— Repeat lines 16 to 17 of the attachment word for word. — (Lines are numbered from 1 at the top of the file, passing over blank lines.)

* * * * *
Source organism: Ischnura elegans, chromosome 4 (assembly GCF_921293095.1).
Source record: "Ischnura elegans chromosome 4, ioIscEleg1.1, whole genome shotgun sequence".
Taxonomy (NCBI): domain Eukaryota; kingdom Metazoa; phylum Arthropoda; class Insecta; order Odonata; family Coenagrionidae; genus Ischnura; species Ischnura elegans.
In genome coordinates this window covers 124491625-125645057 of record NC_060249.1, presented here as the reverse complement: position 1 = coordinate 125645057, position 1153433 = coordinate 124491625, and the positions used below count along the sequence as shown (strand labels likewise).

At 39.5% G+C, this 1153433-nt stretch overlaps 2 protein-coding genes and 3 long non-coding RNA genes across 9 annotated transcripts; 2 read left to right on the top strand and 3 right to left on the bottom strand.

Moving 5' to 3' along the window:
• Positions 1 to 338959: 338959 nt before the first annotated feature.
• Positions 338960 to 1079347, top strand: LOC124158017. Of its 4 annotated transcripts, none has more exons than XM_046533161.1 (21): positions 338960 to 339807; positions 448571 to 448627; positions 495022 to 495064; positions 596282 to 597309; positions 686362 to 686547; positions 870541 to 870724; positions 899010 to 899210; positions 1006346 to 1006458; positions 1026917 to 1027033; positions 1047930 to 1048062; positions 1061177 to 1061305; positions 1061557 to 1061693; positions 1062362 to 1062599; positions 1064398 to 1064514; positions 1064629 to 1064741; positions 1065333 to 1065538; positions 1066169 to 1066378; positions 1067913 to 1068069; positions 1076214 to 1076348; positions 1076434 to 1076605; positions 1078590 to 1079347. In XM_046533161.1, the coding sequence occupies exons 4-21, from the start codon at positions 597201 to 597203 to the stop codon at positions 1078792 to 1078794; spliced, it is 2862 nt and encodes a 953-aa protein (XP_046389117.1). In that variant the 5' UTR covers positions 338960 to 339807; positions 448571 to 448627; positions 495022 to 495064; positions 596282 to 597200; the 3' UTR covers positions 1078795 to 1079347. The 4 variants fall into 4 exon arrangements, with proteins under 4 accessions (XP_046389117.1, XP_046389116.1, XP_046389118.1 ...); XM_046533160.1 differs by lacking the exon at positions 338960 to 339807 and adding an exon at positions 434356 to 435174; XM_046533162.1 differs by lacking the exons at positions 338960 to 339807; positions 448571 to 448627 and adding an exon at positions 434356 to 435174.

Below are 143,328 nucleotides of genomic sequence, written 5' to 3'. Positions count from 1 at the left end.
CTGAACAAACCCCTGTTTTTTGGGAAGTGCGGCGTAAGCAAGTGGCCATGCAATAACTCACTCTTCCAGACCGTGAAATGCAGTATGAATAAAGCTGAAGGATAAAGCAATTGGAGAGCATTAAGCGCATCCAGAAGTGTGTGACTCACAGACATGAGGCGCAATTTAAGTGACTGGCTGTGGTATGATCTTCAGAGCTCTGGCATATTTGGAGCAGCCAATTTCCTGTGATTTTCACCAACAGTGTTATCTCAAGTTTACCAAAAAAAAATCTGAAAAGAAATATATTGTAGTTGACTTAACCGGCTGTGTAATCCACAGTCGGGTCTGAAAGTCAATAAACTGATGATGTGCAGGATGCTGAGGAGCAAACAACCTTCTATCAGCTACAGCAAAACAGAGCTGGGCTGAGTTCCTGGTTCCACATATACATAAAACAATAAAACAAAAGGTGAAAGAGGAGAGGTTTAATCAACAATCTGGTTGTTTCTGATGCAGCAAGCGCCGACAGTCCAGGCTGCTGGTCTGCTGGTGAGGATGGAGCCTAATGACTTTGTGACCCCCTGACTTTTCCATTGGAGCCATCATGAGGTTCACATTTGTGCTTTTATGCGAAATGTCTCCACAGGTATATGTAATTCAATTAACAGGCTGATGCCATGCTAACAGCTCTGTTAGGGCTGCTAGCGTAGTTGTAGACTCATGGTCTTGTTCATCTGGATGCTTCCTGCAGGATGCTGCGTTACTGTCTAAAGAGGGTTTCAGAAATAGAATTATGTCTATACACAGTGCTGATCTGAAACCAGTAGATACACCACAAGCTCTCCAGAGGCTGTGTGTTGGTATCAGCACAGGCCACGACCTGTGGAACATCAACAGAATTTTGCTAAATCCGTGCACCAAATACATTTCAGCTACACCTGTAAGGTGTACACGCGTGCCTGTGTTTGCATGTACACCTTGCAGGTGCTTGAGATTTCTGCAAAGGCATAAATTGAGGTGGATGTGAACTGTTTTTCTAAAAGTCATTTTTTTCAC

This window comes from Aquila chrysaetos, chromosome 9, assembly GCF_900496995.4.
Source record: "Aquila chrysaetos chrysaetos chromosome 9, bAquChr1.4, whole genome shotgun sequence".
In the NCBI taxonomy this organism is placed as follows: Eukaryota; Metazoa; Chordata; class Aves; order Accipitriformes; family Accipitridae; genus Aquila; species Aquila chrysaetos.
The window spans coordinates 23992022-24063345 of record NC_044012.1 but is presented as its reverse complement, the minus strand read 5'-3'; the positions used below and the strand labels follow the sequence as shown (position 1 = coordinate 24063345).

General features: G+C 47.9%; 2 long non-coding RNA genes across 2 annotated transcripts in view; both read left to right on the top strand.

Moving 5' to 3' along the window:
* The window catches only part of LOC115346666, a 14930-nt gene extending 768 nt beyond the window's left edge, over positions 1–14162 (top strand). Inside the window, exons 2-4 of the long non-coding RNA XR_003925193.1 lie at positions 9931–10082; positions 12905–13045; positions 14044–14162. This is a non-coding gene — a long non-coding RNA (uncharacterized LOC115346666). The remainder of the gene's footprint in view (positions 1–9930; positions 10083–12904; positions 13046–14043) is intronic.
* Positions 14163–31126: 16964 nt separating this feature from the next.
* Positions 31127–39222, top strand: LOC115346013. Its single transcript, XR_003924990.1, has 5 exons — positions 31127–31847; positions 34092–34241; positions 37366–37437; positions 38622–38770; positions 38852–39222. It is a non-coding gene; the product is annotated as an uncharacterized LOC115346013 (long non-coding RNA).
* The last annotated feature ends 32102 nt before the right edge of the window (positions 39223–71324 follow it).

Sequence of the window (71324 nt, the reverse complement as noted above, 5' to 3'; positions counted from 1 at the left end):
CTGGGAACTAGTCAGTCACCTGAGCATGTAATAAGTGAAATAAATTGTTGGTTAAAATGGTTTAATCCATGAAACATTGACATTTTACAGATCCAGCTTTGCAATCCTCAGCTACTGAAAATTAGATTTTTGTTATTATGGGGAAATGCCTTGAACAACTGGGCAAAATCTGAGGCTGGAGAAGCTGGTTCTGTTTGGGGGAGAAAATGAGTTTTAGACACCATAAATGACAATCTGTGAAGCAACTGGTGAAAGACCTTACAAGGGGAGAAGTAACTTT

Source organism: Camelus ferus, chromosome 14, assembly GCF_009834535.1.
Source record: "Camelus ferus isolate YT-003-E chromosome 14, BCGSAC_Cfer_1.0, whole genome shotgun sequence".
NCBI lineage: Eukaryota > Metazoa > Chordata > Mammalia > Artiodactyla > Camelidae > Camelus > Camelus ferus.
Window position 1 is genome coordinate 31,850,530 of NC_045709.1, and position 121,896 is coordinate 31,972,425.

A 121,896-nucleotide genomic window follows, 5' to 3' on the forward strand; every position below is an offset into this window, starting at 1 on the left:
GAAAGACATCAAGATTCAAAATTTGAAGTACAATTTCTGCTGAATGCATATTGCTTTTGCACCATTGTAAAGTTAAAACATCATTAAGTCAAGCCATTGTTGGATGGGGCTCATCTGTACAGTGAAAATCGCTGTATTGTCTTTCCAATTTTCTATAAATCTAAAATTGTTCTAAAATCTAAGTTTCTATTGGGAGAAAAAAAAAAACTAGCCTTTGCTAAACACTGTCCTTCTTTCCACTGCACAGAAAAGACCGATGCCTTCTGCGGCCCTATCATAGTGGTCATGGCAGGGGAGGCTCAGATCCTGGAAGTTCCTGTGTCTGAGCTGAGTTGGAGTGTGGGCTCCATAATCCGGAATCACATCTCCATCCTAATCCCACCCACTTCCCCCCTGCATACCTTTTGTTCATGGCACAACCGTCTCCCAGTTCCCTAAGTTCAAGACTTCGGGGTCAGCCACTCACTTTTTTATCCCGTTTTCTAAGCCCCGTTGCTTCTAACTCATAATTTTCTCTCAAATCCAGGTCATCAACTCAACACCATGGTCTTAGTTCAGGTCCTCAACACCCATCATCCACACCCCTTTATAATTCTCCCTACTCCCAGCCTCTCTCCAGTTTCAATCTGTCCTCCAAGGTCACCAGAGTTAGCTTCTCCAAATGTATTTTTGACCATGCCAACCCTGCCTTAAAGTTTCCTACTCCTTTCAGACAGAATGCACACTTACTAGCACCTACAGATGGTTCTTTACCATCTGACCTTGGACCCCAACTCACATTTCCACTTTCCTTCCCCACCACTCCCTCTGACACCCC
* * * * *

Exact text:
Moving 5' to 3' along the window:
* The window catches only part of LOC115346666, a 14930-nt gene extending 768 nt beyond the window's left edge, over positions 1–14162 (top strand). Inside the window, exons 2-4 of the long non-coding RNA XR_003925193.1 lie at positions 9931–10082; positions 12905–13045; positions 14044–14162. This is a non-coding gene — a long non-coding RNA (uncharacterized LOC115346666). The remainder of the gene's footprint in view (positions 1–9930; positions 10083–12904; positions 13046–14043) is intronic.